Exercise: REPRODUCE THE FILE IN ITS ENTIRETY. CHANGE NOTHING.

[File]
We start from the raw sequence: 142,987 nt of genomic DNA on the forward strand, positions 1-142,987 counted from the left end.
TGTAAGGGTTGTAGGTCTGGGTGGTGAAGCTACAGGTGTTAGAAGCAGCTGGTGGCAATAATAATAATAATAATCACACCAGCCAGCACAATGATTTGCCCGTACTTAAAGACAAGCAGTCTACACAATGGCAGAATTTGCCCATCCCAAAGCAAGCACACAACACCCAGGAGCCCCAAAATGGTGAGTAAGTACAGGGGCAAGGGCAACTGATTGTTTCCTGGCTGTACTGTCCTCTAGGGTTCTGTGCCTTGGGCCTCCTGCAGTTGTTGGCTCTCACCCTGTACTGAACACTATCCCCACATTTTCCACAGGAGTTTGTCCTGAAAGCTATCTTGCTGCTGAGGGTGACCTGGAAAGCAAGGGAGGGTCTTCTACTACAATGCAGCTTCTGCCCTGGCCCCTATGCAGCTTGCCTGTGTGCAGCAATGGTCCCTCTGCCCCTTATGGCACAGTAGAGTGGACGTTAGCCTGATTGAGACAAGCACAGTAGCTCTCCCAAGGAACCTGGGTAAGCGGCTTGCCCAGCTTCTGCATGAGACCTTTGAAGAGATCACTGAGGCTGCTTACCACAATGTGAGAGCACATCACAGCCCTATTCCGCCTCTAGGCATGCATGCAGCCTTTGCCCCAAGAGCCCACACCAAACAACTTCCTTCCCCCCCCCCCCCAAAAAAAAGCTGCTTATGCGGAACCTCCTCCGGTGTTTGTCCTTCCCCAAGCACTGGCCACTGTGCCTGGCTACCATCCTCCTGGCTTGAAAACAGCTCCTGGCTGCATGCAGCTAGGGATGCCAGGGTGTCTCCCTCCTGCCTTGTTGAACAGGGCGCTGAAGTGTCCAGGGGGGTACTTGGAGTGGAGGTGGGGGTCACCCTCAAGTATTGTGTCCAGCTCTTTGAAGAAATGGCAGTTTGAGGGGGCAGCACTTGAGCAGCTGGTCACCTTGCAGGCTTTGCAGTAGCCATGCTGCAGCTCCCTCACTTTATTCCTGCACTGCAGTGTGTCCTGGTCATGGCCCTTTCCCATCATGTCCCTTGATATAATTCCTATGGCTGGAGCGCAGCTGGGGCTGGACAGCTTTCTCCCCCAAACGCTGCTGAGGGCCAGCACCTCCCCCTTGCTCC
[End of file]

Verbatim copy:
We start from the raw sequence: 142,987 nt of genomic DNA on the forward strand, positions 1-142,987 counted from the left end.
TGTAAGGGTTGTAGGTCTGGGTGGTGAAGCTACAGGTGTTAGAAGCAGCTGGTGGCAATAATAATAATAATAATCACACCAGCCAGCACAATGATTTGCCCGTACTTAAAGACAAGCAGTCTACACAATGGCAGAATTTGCCCATCCCAAAGCAAGCACACAACACCCAGGAGCCCCAAAATGGTGAGTAAGTACAGGGGCAAGGGCAACTGATTGTTTCCTGGCTGTACTGTCCTCTAGGGTTCTGTGCCTTGGGCCTCCTGCAGTTGTTGGCTCTCACCCTGTACTGAACACTATCCCCACATTTTCCACAGGAGTTTGTCCTGAAAGCTATCTTGCTGCTGAGGGTGACCTGGAAAGCAAGGGAGGGTCTTCTACTACAATGCAGCTTCTGCCCTGGCCCCTATGCAGCTTGCCTGTGTGCAGCAATGGTCCCTCTGCCCCTTATGGCACAGTAGAGTGGACGTTAGCCTGATTGAGACAAGCACAGTAGCTCTCCCAAGGAACCTGGGTAAGCGGCTTGCCCAGCTTCTGCATGAGACCTTTGAAGAGATCACTGAGGCTGCTTACCACAATGTGAGAGCACATCACAGCCCTATTCCGCCTCTAGGCATGCATGCAGCCTTTGCCCCAAGAGCCCACACCAAACAACTTCCTTCCCCCCCCCCCCCAAAAAAAAGCTGCTTATGCGGAACCTCCTCCGGTGTTTGTCCTTCCCCAAGCACTGGCCACTGTGCCTGGCTACCATCCTCCTGGCTTGAAAACAGCTCCTGGCTGCATGCAGCTAGGGATGCCAGGGTGTCTCCCTCCTGCCTTGTTGAACAGGGCGCTGAAGTGTCCAGGGGGGTACTTGGAGTGGAGGTGGGGGTCACCCTCAAGTATTGTGTCCAGCTCTTTGAAGAAATGGCAGTTTGAGGGGGCAGCACTTGAGCAGCTGGTCACCTTGCAGGCTTTGCAGTAGCCATGCTGCAGCTCCCTCACTTTATTCCTGCACTGCAGTGTGTCCTGGTCATGGCCCTTTCCCATCATGTCCCTTGATATAATTCCTATGGCTGGAGCGCAGCTGGGGCTGGACAGCTTTCTCCCCCAAACGCTGCTGAGGGCCAGCACCTCCCCCTTGCTCC